©PSA Training and Development Ltd. 2002
The Time Quadrant Matrix
Not every task we are asked to undertake will have the same level of urgency orimportance as the others. It is possible to represent this graphically as the chartbelow shows.
Category 2Category 1Category 3UrgentNon-urgentUnimportantImportantCategory 4
Represents things that are both "urgent" and "important." Here's where we handlean irate client, meet a deadline, repair a broken-down machine, undergo heartsurgery, or help a crying child who has been hurt. We need to spend time inQuadrant I. This is where we manage, where we produce, where we bring ourexperience and judgment to bear in responding to many needs and challenges. If we ignore it, we become buried alive. But we also need to realise that manyimportant activities become urgent through procrastination, or because we don't doenough prevention and planning.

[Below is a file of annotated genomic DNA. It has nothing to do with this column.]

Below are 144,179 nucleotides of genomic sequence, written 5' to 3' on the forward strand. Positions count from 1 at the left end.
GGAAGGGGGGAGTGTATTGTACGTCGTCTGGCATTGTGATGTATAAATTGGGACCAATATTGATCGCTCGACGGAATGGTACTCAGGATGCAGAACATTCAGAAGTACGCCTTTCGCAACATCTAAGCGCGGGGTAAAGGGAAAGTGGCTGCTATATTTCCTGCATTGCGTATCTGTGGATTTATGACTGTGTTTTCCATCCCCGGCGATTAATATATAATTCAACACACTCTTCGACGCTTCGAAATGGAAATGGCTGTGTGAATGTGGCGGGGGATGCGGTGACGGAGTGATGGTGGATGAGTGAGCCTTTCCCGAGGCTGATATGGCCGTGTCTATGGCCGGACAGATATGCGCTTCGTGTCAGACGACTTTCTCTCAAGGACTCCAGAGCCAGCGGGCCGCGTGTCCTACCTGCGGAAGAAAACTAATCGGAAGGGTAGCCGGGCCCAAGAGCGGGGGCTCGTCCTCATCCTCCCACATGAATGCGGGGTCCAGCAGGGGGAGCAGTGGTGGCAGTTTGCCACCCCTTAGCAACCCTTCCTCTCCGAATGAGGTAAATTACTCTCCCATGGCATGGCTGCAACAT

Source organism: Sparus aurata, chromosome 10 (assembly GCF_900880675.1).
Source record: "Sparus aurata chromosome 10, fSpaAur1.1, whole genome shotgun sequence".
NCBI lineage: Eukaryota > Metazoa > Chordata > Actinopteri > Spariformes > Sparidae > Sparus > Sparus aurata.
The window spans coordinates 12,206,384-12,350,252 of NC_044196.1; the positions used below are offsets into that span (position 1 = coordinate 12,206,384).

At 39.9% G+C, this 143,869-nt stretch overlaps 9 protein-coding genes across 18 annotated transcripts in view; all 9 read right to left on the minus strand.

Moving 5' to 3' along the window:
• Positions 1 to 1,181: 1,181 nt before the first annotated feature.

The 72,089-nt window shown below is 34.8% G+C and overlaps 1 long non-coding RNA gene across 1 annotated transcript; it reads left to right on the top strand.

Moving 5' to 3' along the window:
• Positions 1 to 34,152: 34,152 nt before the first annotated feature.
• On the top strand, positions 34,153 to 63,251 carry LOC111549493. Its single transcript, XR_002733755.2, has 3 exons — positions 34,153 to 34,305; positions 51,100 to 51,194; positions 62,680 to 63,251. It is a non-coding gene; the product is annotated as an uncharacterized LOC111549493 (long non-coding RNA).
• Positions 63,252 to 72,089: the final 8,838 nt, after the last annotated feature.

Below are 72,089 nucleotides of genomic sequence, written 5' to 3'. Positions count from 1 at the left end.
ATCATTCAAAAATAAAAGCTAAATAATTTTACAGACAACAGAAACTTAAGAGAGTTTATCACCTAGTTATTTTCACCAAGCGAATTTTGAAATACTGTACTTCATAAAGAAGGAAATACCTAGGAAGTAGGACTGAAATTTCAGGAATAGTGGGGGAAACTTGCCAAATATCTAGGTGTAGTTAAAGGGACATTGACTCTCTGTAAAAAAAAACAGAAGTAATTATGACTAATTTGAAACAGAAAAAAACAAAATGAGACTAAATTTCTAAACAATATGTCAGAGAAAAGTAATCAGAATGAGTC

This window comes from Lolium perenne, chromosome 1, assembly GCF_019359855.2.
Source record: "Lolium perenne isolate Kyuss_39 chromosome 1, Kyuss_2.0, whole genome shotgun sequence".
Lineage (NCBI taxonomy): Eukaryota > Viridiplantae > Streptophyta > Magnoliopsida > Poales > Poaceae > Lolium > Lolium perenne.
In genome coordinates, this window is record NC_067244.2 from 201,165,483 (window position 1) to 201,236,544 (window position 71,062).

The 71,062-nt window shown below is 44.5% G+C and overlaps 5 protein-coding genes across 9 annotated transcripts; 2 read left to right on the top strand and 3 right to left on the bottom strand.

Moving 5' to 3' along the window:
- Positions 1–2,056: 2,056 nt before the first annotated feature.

Includes activities that are "important, but not urgent." This is the quadrant of quality. Here's where we do our long-range planning, anticipate and preventproblems, empower others, broaden our minds and increase our skills throughreading and continuous professional development, envision how we're going to helpa struggling son or daughter, prepare for important meetings and presentations, orinvest in relationships through deep, honest listening. Increasing time spent in thisquadrant increases our ability to do. Ignoring this quadrant feeds and enlargesQuadrant I, creating stress, burnout, and deeper crises for the person consumed byit. On the other hand, investing in this quadrant shrinks Quadrant I. Planning,